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Thursday | December 8, 2016
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Napoleon: Total War (Preview) – PC

Napoleon: Total War (Preview) – PC

The Creative Assembly have been producing historically accurate Real Time based War games for many years now and they have gathered a huge following. We were shown some of the upcoming Napoleon: Total War game in a recent press event and it is shaping up to be possibly the best game in the franchise to date.

As always players can select any country and play through each campaign however Napoleon also puts a focus on France’s famous emperor. There is a tutorial which follows his childhood in Corsica and then his training as a military commander and even Total War veterans (like myself) will enjoy this section. After this the gamers are presented with three campaigns in successive order, Italian, Egyptian and European theaters – all of which have individual game play styles and objectives. Interestingly it will be possible to change history by having Napoleon perform different actions in campaigns.

Napoleon also introduces a new ‘two week’ turn period which brings a few changes to the game mechanic. The action flows much faster and smoother and the tax levied against your map zones is smaller so you can save money for extra army recruitment and other things. Negatively it takes longer to create armies and construct buildings so if you are in a tricky situation with a lack of forces or need to repair a city it can be rather tense.

This new shorter time period has a side affect with enemy forces as well – in our limited testing time we found that paying attention to supply lines/depots is critical as it can result in moral drop and possible death of units if cut off. Interestingly seasonal changes also have an impact as winter based storms can affect troops, with them even freezing to death if you aren’t careful. This means you are not only using your troops positions and skills to your advantage but if you are far sighted enough you can actually use the weather to your advantage also.

Napoleon: Total War gives access to forty historically accurate generals and all of these leaders have specific ratings and abilities that they can use to effect their forces. This time around however the developer have implemented a ‘once dead, dead forever’ system into play, so if you lose your general, he can not be brought back. If this happens then your forces will lose a lot of moral and a replacement general takes some time to create. You have to recruit a general and then send him back out in the midst of battle – never before has a general been so important to the success of a Total War game. The same principle applies however to enemy forces, if you are fortunate enough to kill an enemy general then their morale will weakness and their forces will be easier to defeat.

Generals can inspire their troops to fight better and can rally routed units and the range of influence is dictated to by their rank with a four star general having a huge area of influence on his troops. Its a balancing act ensuring your general is close enough to the combat to remain an influencing factor but also tending to his well being and never putting him in the line of direct conflict.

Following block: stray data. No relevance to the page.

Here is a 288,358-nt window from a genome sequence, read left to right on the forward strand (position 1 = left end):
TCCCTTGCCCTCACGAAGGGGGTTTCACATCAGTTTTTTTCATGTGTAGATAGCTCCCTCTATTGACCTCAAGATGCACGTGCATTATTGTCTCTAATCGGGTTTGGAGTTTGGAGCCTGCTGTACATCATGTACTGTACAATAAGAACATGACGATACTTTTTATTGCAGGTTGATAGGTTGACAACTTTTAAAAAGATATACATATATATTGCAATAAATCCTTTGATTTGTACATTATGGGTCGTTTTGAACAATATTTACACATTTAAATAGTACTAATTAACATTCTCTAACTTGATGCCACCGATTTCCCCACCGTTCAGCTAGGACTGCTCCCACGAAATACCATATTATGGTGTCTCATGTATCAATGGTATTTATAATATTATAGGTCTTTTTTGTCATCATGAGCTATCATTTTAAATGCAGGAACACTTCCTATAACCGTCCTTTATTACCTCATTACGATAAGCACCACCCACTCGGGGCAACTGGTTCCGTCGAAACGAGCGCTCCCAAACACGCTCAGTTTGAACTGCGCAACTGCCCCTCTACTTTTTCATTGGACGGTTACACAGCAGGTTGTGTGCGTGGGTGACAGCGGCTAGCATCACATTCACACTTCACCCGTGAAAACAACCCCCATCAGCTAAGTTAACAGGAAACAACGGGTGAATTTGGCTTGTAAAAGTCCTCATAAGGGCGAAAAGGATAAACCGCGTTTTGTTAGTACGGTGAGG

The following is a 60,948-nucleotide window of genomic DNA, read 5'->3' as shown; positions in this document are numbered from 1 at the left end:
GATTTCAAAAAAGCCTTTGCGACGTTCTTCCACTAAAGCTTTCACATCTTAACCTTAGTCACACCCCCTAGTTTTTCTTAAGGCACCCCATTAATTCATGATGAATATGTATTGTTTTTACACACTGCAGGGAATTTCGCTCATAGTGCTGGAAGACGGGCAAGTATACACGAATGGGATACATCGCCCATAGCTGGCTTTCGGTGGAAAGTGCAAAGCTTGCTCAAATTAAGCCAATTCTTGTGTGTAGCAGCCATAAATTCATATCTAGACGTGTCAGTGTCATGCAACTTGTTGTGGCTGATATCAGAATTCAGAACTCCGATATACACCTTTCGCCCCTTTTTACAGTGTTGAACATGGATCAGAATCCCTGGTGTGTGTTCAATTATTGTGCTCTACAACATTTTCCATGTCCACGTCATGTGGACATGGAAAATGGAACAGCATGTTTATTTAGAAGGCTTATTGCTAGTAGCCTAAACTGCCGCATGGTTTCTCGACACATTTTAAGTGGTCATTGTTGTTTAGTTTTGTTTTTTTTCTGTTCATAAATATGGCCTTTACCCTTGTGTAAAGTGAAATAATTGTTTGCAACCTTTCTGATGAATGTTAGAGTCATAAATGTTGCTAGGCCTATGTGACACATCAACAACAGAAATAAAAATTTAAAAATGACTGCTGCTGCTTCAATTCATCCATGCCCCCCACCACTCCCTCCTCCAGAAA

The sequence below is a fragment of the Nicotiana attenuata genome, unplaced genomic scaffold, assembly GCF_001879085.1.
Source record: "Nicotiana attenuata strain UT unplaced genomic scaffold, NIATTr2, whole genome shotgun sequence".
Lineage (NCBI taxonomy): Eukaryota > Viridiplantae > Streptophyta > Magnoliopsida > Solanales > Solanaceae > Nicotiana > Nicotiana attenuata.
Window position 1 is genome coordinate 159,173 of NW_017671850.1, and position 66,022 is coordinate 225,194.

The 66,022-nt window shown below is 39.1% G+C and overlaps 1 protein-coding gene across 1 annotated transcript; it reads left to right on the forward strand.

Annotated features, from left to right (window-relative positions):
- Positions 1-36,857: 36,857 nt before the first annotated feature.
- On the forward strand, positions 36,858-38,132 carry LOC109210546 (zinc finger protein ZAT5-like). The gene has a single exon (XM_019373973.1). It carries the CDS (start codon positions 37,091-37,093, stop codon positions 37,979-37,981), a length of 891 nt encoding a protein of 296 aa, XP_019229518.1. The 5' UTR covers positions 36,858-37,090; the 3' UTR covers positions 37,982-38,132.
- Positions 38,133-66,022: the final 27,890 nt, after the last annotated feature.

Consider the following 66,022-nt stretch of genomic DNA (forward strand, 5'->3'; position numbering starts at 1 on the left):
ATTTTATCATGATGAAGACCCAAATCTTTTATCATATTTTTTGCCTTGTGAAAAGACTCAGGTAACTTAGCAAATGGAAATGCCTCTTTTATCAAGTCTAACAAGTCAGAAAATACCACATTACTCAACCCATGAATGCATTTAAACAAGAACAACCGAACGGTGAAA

Spies play an integral part in tipping the scales in your favour as they can perform assassinations and gather information but can also destroy various equipment. Other tactics come into play, such as creating forces to cause disruption within enemy cities and even turning enemy forces to your side.

We were shown the famous Battle of Austerlitz and the Russian forces were firing shells from their Unicorn cannons which actually deformed the terrain, slowing down the progress of enemy troops and when it hit with troops they would lose moral and sometimes flee from their ranks.

This has always been one of the strong points with Total War – the plethora of strategic options at hand and there is now even more depth on the battlefields – over three hundred and fifty different unit types for instance. This time the naval forces can repair themselves on the oceans which can add a different aspect to the tactics – no longer is it pointless breaking positions to send a damaged ship to the rear as you can protect it while the crew repair various parts of it.

Napoleon also features a completely recoded artificial intelligence algorithm based on the 1.5 Empire: Total War patched AI. While I certainly find the computer AI capable enough the developers are keen to point out that some players still don’t find the computer a challenging enough opponent so they have a system now in place to allow the game to hunt out another human to take controls of the enemy army.

The graphics have also received attention with a new physics and lighting engine in place which makes it even better looking than Empire: Total War – which was very impressive. The individual units have been spruced up too with more variations on the models to make sure than an army of infantry don’t all have the same exact appearance. It would be great to see a DX11 version of this title with instancing in place.

Napoleon: Total War is due for release early next year and this is one game a strategy fan should not miss, it is shaping up to be one of the best games in 2010.

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Stuart Davidson

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